Both arabica and robusta are grown in coffee, in general Ecuadorian arabica provides full-bodied coffees with notes of cocoa and a persistent aftertaste.

History of coffee production in Ecuador

Coffee arrived in Ecuador much later than in other South American countries, around 1860. When the country opened up to foreign trade, coffee production began to rise quite a bit to allow export, until the global coffee market crisis of the early 1900s. Once the crisis passed, around 1905, production and exports began to grow again and now coffee together with cocoa (of very high quality) and bananas it is the country's main agricultural export. Ecuador's agriculture suffers from many problems, it would need incisive reforms and therefore the production of coffee is not enormous from a quantitative point of view, however the environmental conditions of certain areas are perfect for growing very high quality coffee, so much so that if the development of agriculture is a way to fight poverty in the country, it is expected that the coffee industry will also be the backbone in many of the international cooperation projects. There are five main production areas: Manabi, Loja, El Oro, Zamora Chinchipe and the Galapagos Islands. Manabi is a province on the Pacific coast, named after a local population. This is the area of the country where coffee production began, 50% of Ecuadorian arabica is still produced here, which in turn represents 65-70% of total coffee production. Loja is a province in the south of the country, therefore in the Andean area, where good quality high-altitude Arabica is produced (about 20% of production). El Oro is another province in the south of the country, it is located west of the province of Loja and overlooks the Pacific, it is a lowland area that provides about 10% of coffee production. Zamora Chinchipe is a province in the South East of the country on the border with Peru, here we are definitely in Andean territory, arabica is grown up to 1900 meters and therefore it will not be surprising that some of the best coffees in Ecuador come from here. Finally, the Galapagos Islands, here coffee benefits from a particularly favorable climate which allows for the production of great arabica at low altitudes. As regards the classification for marketing, we mentioned that agriculture in Ecuador is not very advanced, therefore we do not have a rigorous and complex system like in other countries. You may find coffees marketed with labels such as Selecto and Supremo.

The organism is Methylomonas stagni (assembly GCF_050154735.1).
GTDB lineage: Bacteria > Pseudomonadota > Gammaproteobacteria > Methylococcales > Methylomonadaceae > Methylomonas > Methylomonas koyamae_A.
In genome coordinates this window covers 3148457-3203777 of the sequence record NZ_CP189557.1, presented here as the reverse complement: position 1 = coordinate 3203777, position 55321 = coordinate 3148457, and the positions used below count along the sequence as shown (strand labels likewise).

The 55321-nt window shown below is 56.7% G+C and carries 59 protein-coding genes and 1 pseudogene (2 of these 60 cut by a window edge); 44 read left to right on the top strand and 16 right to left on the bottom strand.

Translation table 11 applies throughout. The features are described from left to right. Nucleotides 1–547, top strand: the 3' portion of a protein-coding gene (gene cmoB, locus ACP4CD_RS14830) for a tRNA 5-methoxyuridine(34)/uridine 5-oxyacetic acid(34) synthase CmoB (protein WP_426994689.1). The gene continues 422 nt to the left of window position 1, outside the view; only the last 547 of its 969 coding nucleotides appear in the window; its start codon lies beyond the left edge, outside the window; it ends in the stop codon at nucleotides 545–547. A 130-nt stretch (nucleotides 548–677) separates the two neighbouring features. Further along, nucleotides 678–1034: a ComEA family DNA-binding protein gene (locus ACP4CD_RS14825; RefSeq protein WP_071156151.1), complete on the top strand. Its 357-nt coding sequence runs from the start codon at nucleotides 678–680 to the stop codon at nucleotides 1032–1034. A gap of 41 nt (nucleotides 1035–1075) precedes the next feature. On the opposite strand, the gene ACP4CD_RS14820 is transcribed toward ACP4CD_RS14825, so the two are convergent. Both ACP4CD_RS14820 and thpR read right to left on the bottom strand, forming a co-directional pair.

The quality of Ecuadorian coffee

As anticipated in Ecuador both Coffea arabica and Coffea canephora (robusta) are cultivated, the proportions are: 65-70% of the total is made up of the first and obviously 35-30 % of the second. Often on Ecuadorian coffees you may find the indication sundried (dried in the sun) because in Ecuador as much as 40% of the arabica and all the robusta are treated with the natural method. Notoriously, the natural method has the effect of sweetening the beans and absorbing aromatic notes, furthermore, according to some, Ecuadorian coffees absorb particular characteristics due to the fact that they are often grown in the shade of banana trees (Ecuador is the third largest producer of bananas in the world and the leading exporter). If the hint of cocoa is a characteristic often described in different varieties of arabica regardless of the presence of cocoa plants in the vicinity of coffee plants but only as a similar organoleptic characteristic, in the case of Ecuador, home of the finest cocoa, the association

Recently added our store

16 other products in the same category: